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Understanding & Solutions: Next Six Months 'Critical' For High-def

21 Sep, 2007 By: Chris Tribbey

Recent events have favored HD DVD, but Blu-ray Disc can still win the high-def battle, according to Jim Bottoms, co-managing director of the research firm Understanding & Solutions.

In a report released Sept. 21, Bottoms summarized recent events in the format war, and gave his company's take on how the upcoming holiday season will be crucial to consumers' uptake of high-definition media.

“Though player prices are falling across the board, there is growing concern that the consumer does not fully understand the high definition concept,” Bottoms wrote. “And the confusion is further compounded by the choice of two different disc-based formats.

“It is also a crucial time for PS3, having underperformed last year in the USA due to its high price, delayed availability and the unexpected success of the Wii, as well as missing the European Christmas season completely.”

Bottoms gave the nod to HD DVD for gaining momentum with Paramount Pictures and DreamWorks Animation SKG dumping Blu-ray. He also listed several issues Blu-ray has to overcome, including technical standards that must be agreed on by manufacturers and expensive prices for set-top Blu-ray players.

He added that HD DVD made gains when Chinese manufacturer Alco-Venturer announced a $199 HD DVD player for the fourth quarter.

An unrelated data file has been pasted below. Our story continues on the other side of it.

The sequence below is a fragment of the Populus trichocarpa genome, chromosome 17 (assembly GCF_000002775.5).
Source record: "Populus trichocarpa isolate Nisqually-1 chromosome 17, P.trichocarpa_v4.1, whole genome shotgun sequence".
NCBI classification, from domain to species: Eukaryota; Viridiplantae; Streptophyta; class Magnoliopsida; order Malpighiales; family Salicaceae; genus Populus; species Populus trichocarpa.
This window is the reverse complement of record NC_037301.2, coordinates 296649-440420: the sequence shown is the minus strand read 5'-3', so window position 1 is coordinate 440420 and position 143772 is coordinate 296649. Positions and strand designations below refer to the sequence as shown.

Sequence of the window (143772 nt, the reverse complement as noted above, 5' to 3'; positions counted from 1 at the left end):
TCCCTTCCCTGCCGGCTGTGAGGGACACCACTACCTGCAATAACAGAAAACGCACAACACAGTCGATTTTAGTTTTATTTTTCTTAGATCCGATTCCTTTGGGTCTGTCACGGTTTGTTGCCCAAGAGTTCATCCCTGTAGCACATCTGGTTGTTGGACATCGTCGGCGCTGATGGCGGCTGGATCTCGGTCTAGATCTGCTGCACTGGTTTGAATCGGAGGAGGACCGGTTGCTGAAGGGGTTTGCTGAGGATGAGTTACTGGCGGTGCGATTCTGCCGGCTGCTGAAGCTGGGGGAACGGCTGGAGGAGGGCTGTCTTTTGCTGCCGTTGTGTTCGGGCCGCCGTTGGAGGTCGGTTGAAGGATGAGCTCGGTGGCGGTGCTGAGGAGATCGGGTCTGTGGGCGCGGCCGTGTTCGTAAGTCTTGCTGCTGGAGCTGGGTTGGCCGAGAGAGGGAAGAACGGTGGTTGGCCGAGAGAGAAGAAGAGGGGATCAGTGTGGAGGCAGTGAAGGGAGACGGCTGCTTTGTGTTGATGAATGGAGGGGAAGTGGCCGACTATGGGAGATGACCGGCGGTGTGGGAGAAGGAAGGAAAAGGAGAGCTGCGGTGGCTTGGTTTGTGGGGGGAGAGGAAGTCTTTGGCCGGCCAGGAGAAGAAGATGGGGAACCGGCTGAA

Warner Bros. could turn the tide either way should it drop its support of one format or the other, Bottoms added. “The landscape would change dramatically should Warner make a similar decision [as Paramount], or one of the BD-exclusive studios defected to HD DVD or even elected to release on both formats,” he said.

While Warner has said it's finding good business in releasing films for both formats, Bottoms noted that both must be authored separately, mastering costs are doubled, and video encoding both may mean Blu-ray's higher 50GB capacity isn't being taken advantage of.

In Europe, Blu-ray does have some good news to celebrate, Bottoms noted. Several studios are beginning to support both formats after only releasing on HD DVD, three replicators are adding Blu-ray lines, and BD-Java authoring tools are being simplified.

“There is growing concern throughout the industry that both high-definition disc formats could be lost completely in a world of competing delivery options and viewing platforms,” Bottoms said. “As we stand today, industry support for BD across content and hardware remains the strongest grouping and it is therefore the format with the greatest chance of market success, although its strength is being eroded.

“Whatever happens, continued competition between the two groups will lead to continuing confusion and uncertainty, and therefore delayed consumer purchase decisions.”

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